I’m at Blue Skies, a music festival that started out 38 years ago as a picnic. It’s a collection of music, holistic workshops and lots of friends.
I’ve been through a catharsis here that I want to share with you.
It all started on the Saturday morning when Maike burst out “I have to go to the workshop on Ho’Oponopono, the Hawaian forgiveness process”. I didn’t react immediately. But 10 minutes later I realized I needed/wanted to be there too. I walked through the woods to the Teepee where about 50 people were listening to a man and woman explain that when we have a conflict we are to ask for forgiveness of the other in the following way:
Please forgive me.
I love you.
Flash to the next morning, Sunday. Ferron, the famous female singer has performed Saturday night. Now she is giving a workshop on songwriting. There are many, perhaps a 100, people in this open air workshop. She explains that she writes songs by going deep into herself looking for stories that move her. She calls this going into deep water. Then she asks people from the audience to tell stories about their lives. Members of the mostly female audience respond one at a time and I start crying. None of the men in the audience get up. I’m crying and don’t really know why.
Finally, near the end of the workshop one man speaks and asks a question. Ferron responds. By now I have been raising my hand to speak a few times. I want to speak. I want to share my sense of vulnerability that as a man I don’t feel safe sharing my most vulnerable moments the way Ferron has been guiding the women to do.
I call out, “Ferron”. I have a loud voice and she responds.
I say, “As a man I don’t feel safe speaking about my most vulnerable moments.” I’m holding back tears at this point. She asks me to say more and I say that it’s important for women to know that men don’t feel they can make themselves vulnerable as they will lose the respect of women who want them to be there to protect and provide for them. I don’t know if I said it quite that way, but that was the message I wanted to convey. In retrospect I realize that I had been inspired by the Ho’Oponopono workshop to not blame men for being less open than women.
Perhaps the reason I had been crying was because I feel men are judged for not being open about their feelings. I was lashing out in a way, telling this mostly female audience that I did not want them to judge men negatively for being less open than women tend to be.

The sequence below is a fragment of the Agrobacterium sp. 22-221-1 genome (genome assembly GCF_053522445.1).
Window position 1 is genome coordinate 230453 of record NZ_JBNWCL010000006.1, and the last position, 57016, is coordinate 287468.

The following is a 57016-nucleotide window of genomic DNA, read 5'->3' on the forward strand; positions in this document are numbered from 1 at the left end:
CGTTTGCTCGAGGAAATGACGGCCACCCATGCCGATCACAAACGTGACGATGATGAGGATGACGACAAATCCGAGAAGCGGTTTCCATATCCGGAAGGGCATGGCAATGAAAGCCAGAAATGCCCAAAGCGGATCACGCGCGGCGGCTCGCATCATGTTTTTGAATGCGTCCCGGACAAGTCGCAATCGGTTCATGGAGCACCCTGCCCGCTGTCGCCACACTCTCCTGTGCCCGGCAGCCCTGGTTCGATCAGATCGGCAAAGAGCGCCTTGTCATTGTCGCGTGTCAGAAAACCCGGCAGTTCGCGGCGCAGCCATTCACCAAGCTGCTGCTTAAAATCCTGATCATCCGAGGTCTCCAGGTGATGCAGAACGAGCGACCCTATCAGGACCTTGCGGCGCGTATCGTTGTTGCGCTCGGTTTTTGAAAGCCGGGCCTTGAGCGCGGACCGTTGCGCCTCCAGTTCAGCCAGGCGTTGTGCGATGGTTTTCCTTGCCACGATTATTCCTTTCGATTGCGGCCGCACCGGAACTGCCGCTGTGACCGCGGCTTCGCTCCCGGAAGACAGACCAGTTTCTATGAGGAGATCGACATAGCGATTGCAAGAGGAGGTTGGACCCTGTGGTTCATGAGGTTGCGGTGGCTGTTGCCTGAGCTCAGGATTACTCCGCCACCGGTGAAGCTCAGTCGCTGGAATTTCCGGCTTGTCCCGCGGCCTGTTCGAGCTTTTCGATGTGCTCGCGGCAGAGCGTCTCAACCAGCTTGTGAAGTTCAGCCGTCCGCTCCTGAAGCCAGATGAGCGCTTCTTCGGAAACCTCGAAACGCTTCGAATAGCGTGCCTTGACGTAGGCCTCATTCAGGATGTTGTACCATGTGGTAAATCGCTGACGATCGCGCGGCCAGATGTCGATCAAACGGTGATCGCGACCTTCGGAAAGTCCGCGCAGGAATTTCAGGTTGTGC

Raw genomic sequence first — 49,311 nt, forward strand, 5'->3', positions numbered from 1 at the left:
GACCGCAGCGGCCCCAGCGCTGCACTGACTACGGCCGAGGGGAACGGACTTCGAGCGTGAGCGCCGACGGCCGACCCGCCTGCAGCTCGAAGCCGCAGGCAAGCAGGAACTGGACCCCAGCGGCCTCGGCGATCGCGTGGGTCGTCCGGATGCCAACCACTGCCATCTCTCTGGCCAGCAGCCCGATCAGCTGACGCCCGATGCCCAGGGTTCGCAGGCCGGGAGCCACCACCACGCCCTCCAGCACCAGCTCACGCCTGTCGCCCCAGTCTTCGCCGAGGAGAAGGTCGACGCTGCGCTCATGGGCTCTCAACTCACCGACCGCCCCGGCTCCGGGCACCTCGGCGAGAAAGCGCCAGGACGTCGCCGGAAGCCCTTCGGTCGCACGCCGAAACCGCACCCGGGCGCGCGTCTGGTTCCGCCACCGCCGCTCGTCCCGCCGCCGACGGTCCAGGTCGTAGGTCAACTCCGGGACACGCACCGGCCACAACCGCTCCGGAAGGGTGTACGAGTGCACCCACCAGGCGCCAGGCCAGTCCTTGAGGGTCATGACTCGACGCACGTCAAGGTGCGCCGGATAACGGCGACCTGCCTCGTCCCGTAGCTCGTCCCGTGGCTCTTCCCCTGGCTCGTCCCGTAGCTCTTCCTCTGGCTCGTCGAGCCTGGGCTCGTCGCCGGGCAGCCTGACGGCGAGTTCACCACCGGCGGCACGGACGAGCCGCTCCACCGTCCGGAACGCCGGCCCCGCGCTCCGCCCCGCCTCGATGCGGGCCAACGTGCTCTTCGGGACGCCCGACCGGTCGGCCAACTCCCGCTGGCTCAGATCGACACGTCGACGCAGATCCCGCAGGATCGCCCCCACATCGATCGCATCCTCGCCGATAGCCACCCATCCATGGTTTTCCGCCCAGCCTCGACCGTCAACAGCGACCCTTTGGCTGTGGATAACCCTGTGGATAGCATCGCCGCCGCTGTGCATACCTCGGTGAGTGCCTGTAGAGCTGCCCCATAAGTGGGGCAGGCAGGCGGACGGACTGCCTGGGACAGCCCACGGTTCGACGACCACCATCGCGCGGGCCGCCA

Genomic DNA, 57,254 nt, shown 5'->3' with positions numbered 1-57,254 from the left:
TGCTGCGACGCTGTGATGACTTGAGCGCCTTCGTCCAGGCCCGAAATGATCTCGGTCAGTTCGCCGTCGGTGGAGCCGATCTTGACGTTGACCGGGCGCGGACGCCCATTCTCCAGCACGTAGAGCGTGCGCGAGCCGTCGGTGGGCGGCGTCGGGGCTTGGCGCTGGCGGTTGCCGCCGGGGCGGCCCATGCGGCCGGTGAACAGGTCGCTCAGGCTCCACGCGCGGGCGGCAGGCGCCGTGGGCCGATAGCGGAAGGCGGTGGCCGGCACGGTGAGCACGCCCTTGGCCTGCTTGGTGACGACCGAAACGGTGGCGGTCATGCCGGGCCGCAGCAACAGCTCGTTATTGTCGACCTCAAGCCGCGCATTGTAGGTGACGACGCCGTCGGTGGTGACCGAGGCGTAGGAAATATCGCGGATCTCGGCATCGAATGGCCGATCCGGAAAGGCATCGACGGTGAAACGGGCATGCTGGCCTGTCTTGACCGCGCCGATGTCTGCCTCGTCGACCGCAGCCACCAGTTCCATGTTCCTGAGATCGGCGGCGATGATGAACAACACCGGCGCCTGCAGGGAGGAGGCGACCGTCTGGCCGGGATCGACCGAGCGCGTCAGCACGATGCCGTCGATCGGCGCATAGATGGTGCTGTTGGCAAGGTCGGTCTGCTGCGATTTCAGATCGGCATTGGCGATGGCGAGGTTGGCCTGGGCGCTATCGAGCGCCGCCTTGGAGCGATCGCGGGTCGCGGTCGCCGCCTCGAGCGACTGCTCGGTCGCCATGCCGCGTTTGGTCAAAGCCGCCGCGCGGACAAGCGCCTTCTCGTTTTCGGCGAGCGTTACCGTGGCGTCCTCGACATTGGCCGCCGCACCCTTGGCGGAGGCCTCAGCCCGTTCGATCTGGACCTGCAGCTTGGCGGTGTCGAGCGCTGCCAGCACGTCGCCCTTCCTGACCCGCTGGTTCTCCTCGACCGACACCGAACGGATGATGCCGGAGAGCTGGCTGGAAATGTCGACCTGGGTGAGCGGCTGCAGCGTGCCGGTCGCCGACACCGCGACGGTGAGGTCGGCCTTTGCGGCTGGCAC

Ferron was wonderful. She said, “We are fighting the same war.” It was a special moment for me. She called me up from my seat where I’d been until then and we hugged.
The audience erupted in loud applause and I felt heard.
The workshop ended shortly after that. Several people came up to me to thank me for speaking out. One woman spoke to me about her son who she was worried about. Somehow my sharing had helped her. Other women just offered thanks.
One man came to me and wanted to speak at length. We ended up back at my spot in a shelter at the festival and exchanged contact information. I spoke to him about the Mankind Project and the New Warrior Training Adventure. He lives in Toronto so he may take the weekend in October.
It’s hard to evoke the deep and profoundly moving emotions that course through me as this story unfolded. It was a gift to me to be able to speak about my vulnerability, vulnerability and fear, that I perceive to exist in most men and to be heard by a strong, famous, feminist, public figure like Ferron. The Blue Skies Music Festival Program describes Ferron as “the Johnny Cash of lesbian folk singing”.
Her support of men in opening ourselves up means a lot to me.
*I have two reasons for calling this article Is Silence Golden? The first is an obvious reference to the silence of men regarding sharing vulnerable moments.
The second is that I had sat reviewing the experience described here for almost a week, somehow unable to motivate myself to write it up as I had decided to do. Then, the Friday after Blue Skies ended and the last day at our rented cottage I heard the song “Silence is Golden” by the Tremolos and I started crying uncontrollably. I don’t know why, but my crying motivated me to sit down and write what you see above.
Bruce Rosove is a Certified Career and Relationships Coach as well as a Certified Emotional Fitness Coach and Coach Instructor. He has studied Non-Violent Communication under Marshall Rosenberg, is certified in Neuro Linguistic Programming, and has level one training in Inner Journey Facilitation. Bruce can be reached at: 613 233 8013 email: Bruce.Rosove@Rogers.com Blog: http://ThisMakesMeHappy.wordpress.com/